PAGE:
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Are Glow Sticks Toxic?

Glow sticks are popular during Halloween, 4th of July fireworks. Pet owners put these pieces to their pets' lease or collar. But are they toxic? Let's find out.
Payal Kanjwani Aug 25, 2020

The Upside!

◊ Glow sticks are waterproof and inexpensive. They are tolerant to high pressure, require negligible or no batteries, and are fairly disposable.

◊ These are considered as one of the safest sources of light to be used in times of catastrophic emergencies.
A self-contained source of light or a recreational toy, use it for any reason, but glow sticks are sure alluring. For those who came in late, it is a tube that generates light by a chemical reaction that takes place inside the tube.
They come in a variety of shapes, jewelry items such as necklaces, bracelets, toys for kids, etc. The chemicals in a glow stick that emit light may vary from stick to stick based on the color of light emitted.
If the instructions on the packages of glow sticks are followed carefully, these are some of the safest things possible. But misuse in handling the glow toys, or accidents can be grievous. The chemicals may cause harm and skin allergies if the sticks have been cut open.
They may also cause injury. Kids love cracking them and watching the light glow like a firefly, so they are more likely to get into hapless situations as they can bite into them or get the liquid into their eyes.
The same applies for pets such as cats and dogs. So, are these sticks toxic? Do they cause danger to pets or humans? What are the hazards associated if they are broken and the liquid spills out on skin? Let's find out.

Are Glow Sticks Toxic?

◊ Glow sticks contain chemicals that are not very harmful or poisonous, but should be handled with care.
◊ Most glow sticks contain a chemical called dibutyl phthalate. This oily liquid cannot be called toxin, but an irritant. The quantity in which it is present in glow sticks is minimal, causing less harm. However, if in case you come in contact with this bitter liquid, it may cause mild irritation to skin, eyes, or mouth.
◊ Some of the glow sticks have a small glass vial inside the plastic tube, which when snapped makes the stick glow. This vial contains a mixture of hydrogen peroxide and phthalic ester.
This ampoule is surrounded by a chemical called phenyl oxalate ester. As the tube is cracked for it to create glow, there is a chemical reaction that takes place inside the tube. These chemicals are low in toxicity, but may cause mild irritations.
◊ Pets, especially cats and dogs, easily get attracted towards such glowing products. They will play around with them till they achieve their agenda of breaking the tubes by biting them. There's a possibility that they may ingest this liquid, which can result into causing mouth or throat irritations.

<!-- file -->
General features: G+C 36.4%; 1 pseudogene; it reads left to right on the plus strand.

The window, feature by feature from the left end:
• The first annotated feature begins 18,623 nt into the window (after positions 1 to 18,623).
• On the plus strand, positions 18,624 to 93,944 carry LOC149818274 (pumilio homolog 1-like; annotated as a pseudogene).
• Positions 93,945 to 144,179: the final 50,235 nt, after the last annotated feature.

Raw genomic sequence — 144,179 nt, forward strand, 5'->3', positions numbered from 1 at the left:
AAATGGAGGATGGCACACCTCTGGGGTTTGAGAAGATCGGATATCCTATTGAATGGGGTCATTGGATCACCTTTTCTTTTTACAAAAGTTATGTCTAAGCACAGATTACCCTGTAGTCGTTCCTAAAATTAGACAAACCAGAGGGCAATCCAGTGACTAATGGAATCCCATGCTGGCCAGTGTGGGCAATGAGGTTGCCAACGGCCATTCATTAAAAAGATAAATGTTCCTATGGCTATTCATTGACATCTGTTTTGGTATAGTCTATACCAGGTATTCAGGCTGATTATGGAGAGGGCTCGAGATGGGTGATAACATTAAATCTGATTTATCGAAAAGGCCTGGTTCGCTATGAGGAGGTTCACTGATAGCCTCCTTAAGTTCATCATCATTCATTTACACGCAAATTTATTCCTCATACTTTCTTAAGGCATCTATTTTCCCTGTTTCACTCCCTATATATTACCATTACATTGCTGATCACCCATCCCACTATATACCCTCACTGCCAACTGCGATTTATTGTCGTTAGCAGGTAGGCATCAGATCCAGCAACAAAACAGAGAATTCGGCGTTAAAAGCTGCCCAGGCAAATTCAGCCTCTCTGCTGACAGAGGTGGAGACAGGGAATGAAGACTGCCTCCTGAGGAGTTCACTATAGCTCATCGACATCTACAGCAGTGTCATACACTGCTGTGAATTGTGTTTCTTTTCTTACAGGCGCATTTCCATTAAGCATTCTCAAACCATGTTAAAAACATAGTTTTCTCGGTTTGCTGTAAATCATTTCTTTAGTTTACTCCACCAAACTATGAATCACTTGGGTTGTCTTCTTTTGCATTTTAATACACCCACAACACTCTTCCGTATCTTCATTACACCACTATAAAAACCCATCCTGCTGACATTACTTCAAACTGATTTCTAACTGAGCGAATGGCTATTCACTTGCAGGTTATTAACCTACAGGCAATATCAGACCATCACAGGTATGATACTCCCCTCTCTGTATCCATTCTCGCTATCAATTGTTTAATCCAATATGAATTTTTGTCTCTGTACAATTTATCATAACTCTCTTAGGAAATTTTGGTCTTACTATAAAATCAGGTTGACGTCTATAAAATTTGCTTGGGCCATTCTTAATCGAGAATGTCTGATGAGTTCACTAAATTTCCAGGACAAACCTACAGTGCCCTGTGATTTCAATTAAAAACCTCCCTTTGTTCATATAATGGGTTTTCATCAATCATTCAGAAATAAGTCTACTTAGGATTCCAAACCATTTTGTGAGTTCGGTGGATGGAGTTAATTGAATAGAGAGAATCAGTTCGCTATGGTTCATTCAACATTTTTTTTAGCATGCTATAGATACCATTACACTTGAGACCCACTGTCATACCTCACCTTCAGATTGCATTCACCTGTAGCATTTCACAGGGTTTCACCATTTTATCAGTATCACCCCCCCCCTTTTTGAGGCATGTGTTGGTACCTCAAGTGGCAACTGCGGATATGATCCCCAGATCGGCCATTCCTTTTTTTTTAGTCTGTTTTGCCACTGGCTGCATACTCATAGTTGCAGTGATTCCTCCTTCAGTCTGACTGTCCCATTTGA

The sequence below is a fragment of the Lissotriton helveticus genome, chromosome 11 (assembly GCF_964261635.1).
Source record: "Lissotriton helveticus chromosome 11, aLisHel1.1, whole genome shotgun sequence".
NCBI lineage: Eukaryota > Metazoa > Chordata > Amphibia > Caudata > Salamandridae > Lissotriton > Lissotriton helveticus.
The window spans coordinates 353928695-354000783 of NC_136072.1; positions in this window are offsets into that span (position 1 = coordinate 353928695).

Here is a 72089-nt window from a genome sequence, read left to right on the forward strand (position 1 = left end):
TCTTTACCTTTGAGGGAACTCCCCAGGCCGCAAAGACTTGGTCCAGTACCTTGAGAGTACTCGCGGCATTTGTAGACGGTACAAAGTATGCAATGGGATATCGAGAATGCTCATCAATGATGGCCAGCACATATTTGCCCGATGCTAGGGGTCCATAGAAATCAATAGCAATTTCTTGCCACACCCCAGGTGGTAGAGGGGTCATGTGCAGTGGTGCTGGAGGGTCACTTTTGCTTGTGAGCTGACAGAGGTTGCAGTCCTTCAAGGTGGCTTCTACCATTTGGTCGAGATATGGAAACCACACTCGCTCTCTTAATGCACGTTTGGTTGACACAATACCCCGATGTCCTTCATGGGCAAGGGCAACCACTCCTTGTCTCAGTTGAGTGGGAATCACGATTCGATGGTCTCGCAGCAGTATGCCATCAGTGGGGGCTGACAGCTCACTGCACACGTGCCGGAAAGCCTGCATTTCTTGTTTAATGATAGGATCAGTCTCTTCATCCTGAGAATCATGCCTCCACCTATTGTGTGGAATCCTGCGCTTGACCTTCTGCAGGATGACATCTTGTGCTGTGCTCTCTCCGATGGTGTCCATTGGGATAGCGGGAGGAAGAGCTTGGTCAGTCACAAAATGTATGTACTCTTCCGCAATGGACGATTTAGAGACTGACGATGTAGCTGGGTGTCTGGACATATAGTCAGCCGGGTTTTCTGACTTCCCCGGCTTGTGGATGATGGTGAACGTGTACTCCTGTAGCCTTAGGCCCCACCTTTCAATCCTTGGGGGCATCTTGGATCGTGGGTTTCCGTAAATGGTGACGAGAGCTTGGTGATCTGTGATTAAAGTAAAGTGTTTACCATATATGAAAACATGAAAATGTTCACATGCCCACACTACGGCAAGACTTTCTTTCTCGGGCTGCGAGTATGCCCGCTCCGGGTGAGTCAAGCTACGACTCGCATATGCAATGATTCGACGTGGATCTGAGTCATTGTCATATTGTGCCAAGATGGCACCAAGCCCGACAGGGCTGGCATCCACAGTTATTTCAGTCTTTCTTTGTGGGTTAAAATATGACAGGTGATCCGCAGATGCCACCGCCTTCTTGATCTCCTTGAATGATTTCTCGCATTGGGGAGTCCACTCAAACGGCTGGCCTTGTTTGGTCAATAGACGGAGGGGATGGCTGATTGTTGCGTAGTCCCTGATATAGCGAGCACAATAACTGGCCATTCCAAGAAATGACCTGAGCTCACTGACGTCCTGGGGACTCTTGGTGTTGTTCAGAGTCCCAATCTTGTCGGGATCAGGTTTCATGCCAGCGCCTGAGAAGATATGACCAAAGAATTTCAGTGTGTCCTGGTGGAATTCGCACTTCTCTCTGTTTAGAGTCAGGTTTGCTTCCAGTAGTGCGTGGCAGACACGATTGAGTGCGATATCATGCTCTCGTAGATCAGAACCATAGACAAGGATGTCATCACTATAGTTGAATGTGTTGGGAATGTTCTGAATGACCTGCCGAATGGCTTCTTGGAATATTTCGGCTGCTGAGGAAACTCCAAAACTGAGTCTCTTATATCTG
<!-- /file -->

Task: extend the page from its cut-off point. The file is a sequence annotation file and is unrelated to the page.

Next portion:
It can also cause skin redness, retching, profuse drooling, etc. Watch out for your pet showing such symptoms. This is because cats and dogs can't puke out this bitter liquid, and may get aggressive and anxious.

Measures To Be Taken

◊ Once the glow stick starts leaking, it is important to purge out the liquid. If the liquid comes in contact with the skin, it can cause chemical burns, blisters, and other skin injuries.
◊ The best treatment for exposure to any of the chemicals mentioned here is water! If any of these chemicals have been spilled on your skin, flush water over it instantly. Go about rinsing it with soapy water, and then apply a coolant or a moisturizer. This will reduce the redness and stinging of skin.
◊ If a child (or anybody) ingests dibutyl phthalate, he/she may experience discomfort and soreness in throat. At such times, you should rinse your mouth with plain water, and have a cold beverage over it. Doctors also suggest consumption of icy cold water and ice cream.
◊ If this chemical comes in contact with your eyes, splash water over it till there's no discomfort. Seek medical help if you still feel the burning sensation in your eyes.
◊ If your pet happens to ingest such chemicals, bulk up its diet with milk, bread, canned food, etc. Once you find it lulled, with a wet cloth, clean its tongue and mouth, and check if its body is glowing in the dark. If you notice lighting, rinse off the affected areas with water and shampoo.
◊ Consult a Poison Center if any sort of irritation persists even after following the mentioned measures.
Well, the packaging on glow products says that they are harmless and non-toxic. Even so, the cautionary advice on them reads not to cut its plastic cover. Glow sticks are fun if you let the chemicals contained in it remain inside.